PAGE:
Sina, that is not true at all. Game programming (graphics/engine development) is my niche and my main programming focus. In fact, I am working on an "up-to-date (shader model 5.0)" 2.5D game engine at the moment as well as a game to showcase it. When you say "very few bother coding", you are way off. Game development involves quite a lot of coding, whether you use an engine or not.
That aside, game development isn't simply "drag this here and drop that there." You are sadly mistaken. Yes, you can use things like 3D Game Maker or Unity3D but there are a reason why the big sellers never do. Halo, Halo 2, Halo 3, Halo Wars, Halo: ODST, Halo Reach, and Halo 4 all use their own custom engine and Havok physics (yes, you are right about the physics part) and have made billions. Most Xbox and Xbox 360 titles use their own engine. Why? Because they want the most control and premade engines do not offer that (and definitely not these drag-and-drop engines).
Aside from that you need to understand the marketing aspect of using someone else's game engine. There are publishing royalties as well as licensing requirements to use some of the great engines. Unreal Engine, for example, runs upwards of $350,000 for a single license on top of royalty fees. For the limited feature UDK, you can expect to pay $2,500 per seat (i.e. per programmer) and then 25% on all revenue beyond $10,000. And to speak bluntly, all of the free 3D game engines are rather shitty and outdated. If you want a good engine, you'll be paying quite a bit of potential revenue for it.
Aside from the business aspect of game engines, you really need to understand the amount of work that goes into making a game, because I don't think you understand it. So let me structure it for you:
You have your artists: texture artists, model artists, concept artists, level and map artists/designers, etc. (this here is expensive) You have your musicians: sound effects planners and designers, music planners and designer, etc.
You have your English majors: story development, planning, dialogue, etc.You have your programmers: asset programmers, engine programmers, physics programmers, audio programmers, effects (shader) programmers, etc.
This is why high-end games spend millions in production. It is not simply a "drag and drop" job.
For the independent developer like myself, you are stuck doing all of these tasks on your own, and it is a headache. Now, I have to ask -- have you ever even done game development?
On 8/3/2011 7:59 AM, Sina Bahram wrote:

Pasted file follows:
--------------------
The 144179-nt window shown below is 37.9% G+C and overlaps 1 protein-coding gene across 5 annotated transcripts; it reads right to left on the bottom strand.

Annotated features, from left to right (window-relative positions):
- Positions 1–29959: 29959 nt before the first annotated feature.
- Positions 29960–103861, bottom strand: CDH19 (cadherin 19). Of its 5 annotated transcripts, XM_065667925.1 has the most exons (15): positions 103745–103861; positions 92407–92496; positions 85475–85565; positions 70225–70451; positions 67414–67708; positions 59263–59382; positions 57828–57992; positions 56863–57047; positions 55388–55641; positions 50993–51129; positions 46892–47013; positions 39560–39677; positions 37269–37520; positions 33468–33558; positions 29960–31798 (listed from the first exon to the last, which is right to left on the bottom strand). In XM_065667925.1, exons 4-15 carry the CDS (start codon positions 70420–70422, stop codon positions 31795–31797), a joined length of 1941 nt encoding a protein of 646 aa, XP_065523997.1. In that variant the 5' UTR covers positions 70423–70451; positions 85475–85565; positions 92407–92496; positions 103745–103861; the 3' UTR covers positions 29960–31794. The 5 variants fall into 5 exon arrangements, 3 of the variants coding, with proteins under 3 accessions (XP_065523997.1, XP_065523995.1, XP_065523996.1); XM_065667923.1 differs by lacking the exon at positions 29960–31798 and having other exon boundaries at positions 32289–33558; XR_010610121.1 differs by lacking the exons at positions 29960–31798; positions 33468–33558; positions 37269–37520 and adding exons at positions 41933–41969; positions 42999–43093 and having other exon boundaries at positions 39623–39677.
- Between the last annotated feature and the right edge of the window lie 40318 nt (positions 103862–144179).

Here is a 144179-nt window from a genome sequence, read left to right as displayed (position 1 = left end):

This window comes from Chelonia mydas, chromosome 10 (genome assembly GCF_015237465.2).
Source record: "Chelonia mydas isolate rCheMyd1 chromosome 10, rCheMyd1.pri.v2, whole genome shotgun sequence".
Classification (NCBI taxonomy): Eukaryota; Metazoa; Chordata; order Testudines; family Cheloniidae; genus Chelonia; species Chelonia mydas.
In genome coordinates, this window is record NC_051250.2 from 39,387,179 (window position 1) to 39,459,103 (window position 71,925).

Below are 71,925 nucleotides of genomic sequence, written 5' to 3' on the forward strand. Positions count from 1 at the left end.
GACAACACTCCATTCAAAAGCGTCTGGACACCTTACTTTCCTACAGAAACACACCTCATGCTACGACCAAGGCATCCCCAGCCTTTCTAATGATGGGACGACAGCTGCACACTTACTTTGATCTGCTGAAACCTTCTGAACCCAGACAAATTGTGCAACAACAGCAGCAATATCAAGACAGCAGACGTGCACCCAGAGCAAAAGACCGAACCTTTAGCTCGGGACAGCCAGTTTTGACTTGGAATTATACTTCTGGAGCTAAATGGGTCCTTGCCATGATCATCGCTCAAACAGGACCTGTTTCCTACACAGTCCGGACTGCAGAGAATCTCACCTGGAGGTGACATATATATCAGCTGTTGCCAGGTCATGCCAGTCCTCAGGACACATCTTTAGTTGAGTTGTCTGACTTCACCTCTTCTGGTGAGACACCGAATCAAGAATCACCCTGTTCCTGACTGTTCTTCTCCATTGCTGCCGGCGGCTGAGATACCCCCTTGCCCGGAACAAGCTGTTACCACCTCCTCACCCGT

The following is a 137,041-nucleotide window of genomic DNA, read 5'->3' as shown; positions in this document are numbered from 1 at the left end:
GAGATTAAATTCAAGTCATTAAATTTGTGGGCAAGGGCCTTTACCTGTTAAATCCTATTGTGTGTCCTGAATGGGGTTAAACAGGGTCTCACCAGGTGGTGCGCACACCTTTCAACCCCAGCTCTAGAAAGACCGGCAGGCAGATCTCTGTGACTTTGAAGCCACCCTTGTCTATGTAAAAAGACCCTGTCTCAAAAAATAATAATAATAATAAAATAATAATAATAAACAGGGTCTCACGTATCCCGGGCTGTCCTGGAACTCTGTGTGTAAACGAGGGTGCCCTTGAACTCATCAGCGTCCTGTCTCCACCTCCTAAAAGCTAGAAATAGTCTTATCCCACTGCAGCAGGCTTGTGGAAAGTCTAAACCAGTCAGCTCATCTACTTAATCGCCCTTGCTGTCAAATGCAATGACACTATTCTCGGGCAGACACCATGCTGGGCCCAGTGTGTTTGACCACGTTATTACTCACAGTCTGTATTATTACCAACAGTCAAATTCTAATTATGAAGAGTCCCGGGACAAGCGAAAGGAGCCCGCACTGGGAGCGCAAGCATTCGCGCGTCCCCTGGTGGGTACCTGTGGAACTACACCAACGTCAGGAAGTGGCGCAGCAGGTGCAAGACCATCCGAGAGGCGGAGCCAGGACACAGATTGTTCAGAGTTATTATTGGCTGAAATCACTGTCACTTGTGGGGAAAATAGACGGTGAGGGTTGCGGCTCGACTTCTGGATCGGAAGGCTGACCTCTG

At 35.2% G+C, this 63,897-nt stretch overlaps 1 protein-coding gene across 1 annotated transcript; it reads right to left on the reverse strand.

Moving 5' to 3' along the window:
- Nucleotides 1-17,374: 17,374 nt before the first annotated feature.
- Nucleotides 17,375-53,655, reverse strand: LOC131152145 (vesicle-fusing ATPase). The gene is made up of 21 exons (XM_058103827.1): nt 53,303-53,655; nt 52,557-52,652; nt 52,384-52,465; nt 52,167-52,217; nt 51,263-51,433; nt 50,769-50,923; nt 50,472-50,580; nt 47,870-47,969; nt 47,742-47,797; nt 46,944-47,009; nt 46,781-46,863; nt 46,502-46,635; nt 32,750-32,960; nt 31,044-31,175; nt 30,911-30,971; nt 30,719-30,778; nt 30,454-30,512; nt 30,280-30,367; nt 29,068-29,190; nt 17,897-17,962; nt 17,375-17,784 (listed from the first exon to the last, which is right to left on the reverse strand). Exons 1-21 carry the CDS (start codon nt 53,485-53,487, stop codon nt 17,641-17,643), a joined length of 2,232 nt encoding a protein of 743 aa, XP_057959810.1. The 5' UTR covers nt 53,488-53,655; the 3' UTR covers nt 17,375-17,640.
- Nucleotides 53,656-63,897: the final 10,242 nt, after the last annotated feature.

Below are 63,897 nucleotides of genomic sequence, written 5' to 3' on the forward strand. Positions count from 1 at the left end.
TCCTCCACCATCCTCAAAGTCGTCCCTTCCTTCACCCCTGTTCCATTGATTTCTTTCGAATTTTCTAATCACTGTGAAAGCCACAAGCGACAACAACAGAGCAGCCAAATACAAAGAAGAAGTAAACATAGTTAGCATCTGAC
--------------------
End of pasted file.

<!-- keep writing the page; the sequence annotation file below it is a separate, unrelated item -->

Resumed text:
Tyler, that's exactly what folks do, and they make even more money than that. Putting that cluelessness aside, I do see now that you said 1000/fps instead of 1000FPS, which is completely different, so sorry about the question, but the comment still stands.Oh, and lots of those engines are actually not terribly expensive at all, and are completely free for students, by the way.Take care, Sina*From:*programmingblind-bounce@xxxxxxxxxxxxx [mailto:programmingblind-bounce@xxxxxxxxxxxxx] *On Behalf Of *Littlefield, Tyler*Sent:* Wednesday, August 03, 2011 10:42 AM *To:* programmingblind@xxxxxxxxxxxxx *Subject:* Re: need a real programmer!You clearly didn't read my message. I said 1000 ms in a second, and 60 fps. not 1000 fps. Second, there are game engines, have you seen the price of unreal? I've also spoken to folks who use it, and they say it's rather messy. You won't code the physics by hand; you'll use a lib like bullet, but you'll still have to set it up to do what it needs. If game programming were "drag and drop game-maker style, throw in a script or two here or there and voila, everyone would have the next halo and Bunji wouldn't be making upwards of 250 million.On 8/3/2011 7:30 AM, Sina Bahram wrote: One question and one comment:Why on earth 1,000 FPS? This is strictly based on hardware, but still. I'm not sure I know any game on the market that runs that high. Most games are perfectly glossy at 60fp/s, and technically 30 to 40 is all you really need for smooth operations.The comment is, actually all of the stuff you mentioned is now handled by game engines themselves; for example, Unity3D, the unreal engine, etc. etc. thus, all the game designer has to really do is come up with the story and some of the objects in the scene. Drag and drop some of those objects, write some really high level code to stitch things together; for example, collision triggers for when your character collides with the gun or med pack, and then call it a day, after of course all the media such as sound and images are done.Very few folks in the industry bother coding the physics, and by very few, I really do think you could count them on your hands. The reason is that the physics just don't change. They get better, sure, but it's not like you're going to need different physics, just different values, and those values are flexible and changeable within the engine.Take care, Sina*From:* programmingblind-bounce@xxxxxxxxxxxxx <mailto:programmingblind-bounce@xxxxxxxxxxxxx> [mailto:programmingblind-bounce@xxxxxxxxxxxxx] *On Behalf Of *Littlefield, Tyler*Sent:* Wednesday, August 03, 2011 10:11 AM*To:* programmingblind@xxxxxxxxxxxxx <mailto:programmingblind@xxxxxxxxxxxxx>*Subject:* Re: need a real programmer!It's not to bad to think up a design, Jim. What gets dificult is when you get to implement the game. If you're doing real-time 2d or 3d, you've got a lot to think about. First, it's realtime, so you'll have to set up the fps so that you'll have a way to manage the distance and you can use that with physics. If you have graphics, you'll have thousands of vertacies to manage per object for things like colision detection and rendering the graphic. You've also got to insure that your game can fit in all it's rendering and update operations in: (1000/FPS), where 1000 is the number of milliseconds in a second, and FPS is the frames-per-second, usually around 60, which leaves you about 16 ms to do everything in. Thinking up all sorts of ideas isn't all that difficult. It's the implementation process and getting those ideas into real working usable code that is fun.On 8/3/2011 6:58 AM, Homme, James wrote: Hay Elf, How do you hold all that game planning stuff in your head. Jim*From:* programmingblind-bounce@xxxxxxxxxxxxx <mailto:programmingblind-bounce@xxxxxxxxxxxxx> [mailto:programmingblind-bounce@xxxxxxxxxxxxx] *On Behalf Of *Littlefield, Tyler*Sent:* Wednesday, August 03, 2011 9:46 AM*To:* programmingblind@xxxxxxxxxxxxx <mailto:programmingblind@xxxxxxxxxxxxx>*Subject:* Re: need a real programmer!It does not require flash to pull off something of quality. There are a few games written in c#, they can use directx. c++ is still my prefered choice, and the language I"m creating my current game in.On 8/3/2011 2:07 AM, RicksPlace wrote:Hi Inthane: I'm not sure if I am the Rick you mentioned but I remember your original post a little.I am a VB.net / Sql CE or Sql Server guy for the most part. I am experienced in Business Apps. Now, Game production is quite diferent.I don't know how well suited CSharp or any of the MS languages are for the purpose of game creation. I am thinking of the 2 main technicals of a game that is logic flow and the UI element processing.When it comes to the logic flow that might be doable easily enough but I'm not at all sure about handling audio / video technicals. I would guess it would require Flash or Silverlight to pull off something of real quality for sighted people and I'm not sure about what else could be used in their place for quality Audio control.I would think that those 2 technicals would be the foundation of at least the UI components of a game like you describe.I haven't worked in Flash and I am still in VB.net 2008 since WindowEyes won't work well with UIA and not at all with WPF which is what Silverlight is all about.My guess you were talking to the other Rick I have seen on list from time to time but if it was me, and I will help you with your app if I can, I don't have the tools to develop a really killer game like I would imagine you would want to do to compete with other companies out there.Also, if you are going to go cross-platform you should keep that in mind from the very start of the project and select tools and skill sets accordingly. Finally, if you are going to develop action games with any quality visuals you will, of course, need a sighted person, best a Programmer type, to design, test and coordinate visuals with logic flow, timing and audio and all that jazz. How you might use the graphics and perhaps the digitized images of real characters wwould be beyond what I have done and I wouldn't know how to learn to do that without having some vision. So, if me, I'll have to back out since I don't have the skill set necessary for the UI portion of the gaming arena and might not be up to speed with the logic flow which might be some form of AI in advanced senarios. Now, if you need a program to track your income, handle some accounting or any inventory control from those apps, well I could do that. Keep posting up about your progress though since it would be pretty cool to be able to use those types of advanced tools to create interactive Science Fiction. Later Inthane: Rick USA ----- Original Message ----- *From:* inthane <mailto:inthaneelf@xxxxxxxxxxxxxx> *To:* programmingblind@xxxxxxxxxxxxx <mailto:programmingblind@xxxxxxxxxxxxx> *Sent:* Tuesday, August 02, 2011 10:54 PM *Subject:* Re: need a real programmer! hello again folks, there is a lot of things going on in my life so at times my responses are going to be a bit slow to show up! ok, I've had responses on my original query from Roger, Q, Ramit, Mesut, and a helpful hand offered from rick first, Q, as I said in a personal reply to you for most of my needs, I need a partner, I don't have the capital to afford to have you build them and need to then sell them. though I may ask you about a private program I need in a few days(since its a personal application, its not going to make money so I'm going to probably have to pay someone to build it) roger and rick, I have one application that's more of a database application that needs to be able to swiftly bring up a selected number of information entries , and make run functions on said data and display the results back to me quickly simply and rapidly . I'll contact you about it off list OK? now for everyone else (that would be Ramit, Mesut, and roger if he is still interested in game programming) you guys asked some questions so here are my answers to the best of my ability: Question 1. for which platform do you envisage to have these games?: answer: what I am aiming for, are (at first) windows based screen reader friendly games that are playable by both sighted and VI folks, that will go to levels that such games have been, and beyond! language is fairly open though I would like to keep it out of the esoterics or the les flexible languages like lisp and/or working in flash c++, C#, those would be my preferences myself, but not a requirement these games run the gambit from fairly simple shooter games (I have one fashioned after an old arcade game that I believe folks would have a blast with, I know of many a worn out arcade machine that ran it) all the way up to puzzle games, semi role playing games like shades of doom and lone wolf, and beyond these into full on RPG and multi player game scenarios I used to work for a game company, games for the blind, but the owner, I'll just say he had some issues that caused the company to close up titer than a goblins backside, and then it disappeared from the web totally after a minor try at a come back. I was already long gone when that happened, but I have game designs in my head, that I was going to suggest to that former boss, along with experience in game writing (in the pencil and paper role playing game genre's that can produce some fun, exciting and complex games. I also was known for, if not finding "the way" to do things, leading the programmers to look at things so they could figure out how to do them, as well as a knack for spotting and adding the "nice details" that were missing from the games produced. question 2. What would be the potential of earnings can you foresee from these games?: answer: hmmm, GMA games is still running so they must be making enough, they have in fact added a game to there line that sounds very similar to one of my concepts blast it! but anyway, I also remember my old boss/partner saying that he had just received a check for 10,000 dollars from the company he used for his online site's game purchasing payment, a smaller company that was in competition with PayPal in it's early days. so I see good potential for a profitable partnership here. question 3. Can you provide more info regarding games you have in mind? as stated above, I have things from one or two person arcade style games, to multi player games (one computer or many) all the way up to multi person RPG games similar to doom, Diablo, and masters of Orion I work just as well in science fiction, and fantasy, along with cross Genre creations of current times/science fiction, current time/fantasy, some with war games, so on and so forth. now my #4. what I am looking for is/are a partner or partners who want to work together with me to create some fun games and see if we can earn ourselves some elevated living capital! but without hanging ourselves out to dry with our current existence! I would be willing to go into a simple 50/50 agreement for the first simple game, and then we... would invest the income from that back into the enterprise to make it legal, safe for us (I'm thinking an LLD here) and then formalize the company for fun and profit. so, now that you have details, what do you folks think? inthaneelf inthaneelf@xxxxxxxxxxxxxx <mailto:inthaneelf@xxxxxxxxxxxxxx> --Take care,Ty my website:http://tds-solutions.net my blog: http://tds-solutions.net/blog skype: st8amnd127My programs don't have bugs; they're randomly added features!This e-mail and any attachments to it are confidential and are intended solely for use of the individual or entity to whom they are addressed. If you have received this e-mail in error, please notify the sender immediately and then delete it. If you are not the intended recipient, you must not keep, use, disclose, copy or distribute this e-mail without the author's prior permission. The views expressed in this e-mail message do not necessarily represent the views of Highmark Inc., its subsidiaries, or affiliates.--Take care,Ty my website:http://tds-solutions.net my blog: http://tds-solutions.net/blog skype: st8amnd127My programs don't have bugs; they're randomly added features! --Take care,Ty my website: http://tds-solutions.net my blog: http://tds-solutions.net/blog skype: st8amnd127 My programs don't have bugs; they're randomly added features!